Decoding Design

Sweden building major urban greenhouse for vertical gardens

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Swedish firm Plantagon has broken ground on a large urban greenhouse, its first major foray into vertical agriculture.

Plantagon, a Stockholm-based firm developing urban agriculture systems, broke ground earlier this month on a large urban greenhouse that is intended to produce food for the city of Linköping, a city in south-central Sweden.

The building, which Plantagon will construct with engineering and design firm Sweco and in collaboration with the local public utility Tekniska Verken, will take around a year and half to build. Platagon plans to use the structure to test vertical farming concepts and to sell fruits and vegetables directly to the people of Linköping, which is home it roughly 100,000 people.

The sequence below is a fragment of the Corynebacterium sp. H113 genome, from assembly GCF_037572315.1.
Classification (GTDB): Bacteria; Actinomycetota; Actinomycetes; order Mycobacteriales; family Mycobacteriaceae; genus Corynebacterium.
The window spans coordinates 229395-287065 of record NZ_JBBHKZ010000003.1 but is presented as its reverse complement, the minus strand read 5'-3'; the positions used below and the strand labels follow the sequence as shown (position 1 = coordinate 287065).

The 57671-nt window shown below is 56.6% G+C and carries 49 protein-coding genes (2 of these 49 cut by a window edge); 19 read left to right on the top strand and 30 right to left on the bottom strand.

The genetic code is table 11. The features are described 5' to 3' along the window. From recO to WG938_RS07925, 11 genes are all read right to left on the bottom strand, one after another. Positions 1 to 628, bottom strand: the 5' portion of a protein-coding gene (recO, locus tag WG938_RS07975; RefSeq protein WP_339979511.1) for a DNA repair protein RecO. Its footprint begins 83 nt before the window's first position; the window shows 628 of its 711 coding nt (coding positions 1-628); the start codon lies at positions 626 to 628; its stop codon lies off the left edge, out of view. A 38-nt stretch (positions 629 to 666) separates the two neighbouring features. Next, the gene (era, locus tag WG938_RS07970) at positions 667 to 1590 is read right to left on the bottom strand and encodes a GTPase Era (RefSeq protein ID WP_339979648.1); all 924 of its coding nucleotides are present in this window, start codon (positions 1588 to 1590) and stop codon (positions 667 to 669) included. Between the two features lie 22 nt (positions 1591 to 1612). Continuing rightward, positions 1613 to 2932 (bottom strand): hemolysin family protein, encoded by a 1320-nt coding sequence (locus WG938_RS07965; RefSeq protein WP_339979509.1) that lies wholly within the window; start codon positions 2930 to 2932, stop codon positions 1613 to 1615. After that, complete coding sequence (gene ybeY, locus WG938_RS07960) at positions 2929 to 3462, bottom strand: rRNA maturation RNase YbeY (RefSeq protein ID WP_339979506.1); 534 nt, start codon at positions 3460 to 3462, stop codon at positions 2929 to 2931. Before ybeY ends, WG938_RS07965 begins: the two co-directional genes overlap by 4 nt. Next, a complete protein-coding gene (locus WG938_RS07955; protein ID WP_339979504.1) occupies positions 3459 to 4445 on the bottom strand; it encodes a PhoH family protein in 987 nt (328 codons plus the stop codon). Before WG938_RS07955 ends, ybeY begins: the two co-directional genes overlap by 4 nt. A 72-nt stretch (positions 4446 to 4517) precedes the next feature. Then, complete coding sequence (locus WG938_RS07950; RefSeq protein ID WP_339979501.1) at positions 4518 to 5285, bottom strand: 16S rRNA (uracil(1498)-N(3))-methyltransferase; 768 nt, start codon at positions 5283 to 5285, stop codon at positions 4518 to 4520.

Plantagon hopes the Linköping greenhouse will eventually serve as a showcase for urban agriculture, its calling card. Sweco says the structure will stand roughly 54 meters high.

Linköping's mayor, Paul Lindvall, said at the groundbreaking ceremony that he's proud his city has been chosen as the site for the greenhouse and as a testbed for urban agriculture solutions for other cities, as well. Tekniska Verken plans to work closely with Plantagon and Sweco to develop efficient energy systems for the building, as well as ways to capture and process excess waste heat, CO2 and water.

Via: Cleantechnica

Images: Rendering of greenhouse, Plantagon

Mary Catherine O'Connor

Contributing Writer

Mary Catherine O'Connor has written for Outside, Fast Company, Wired.com, Smithsonian.com, Entrepreneur, Earth2Tech.com, Earth Island Journal and The Magazine. She is based in San Francisco. Follow her on Twitter. Disclosure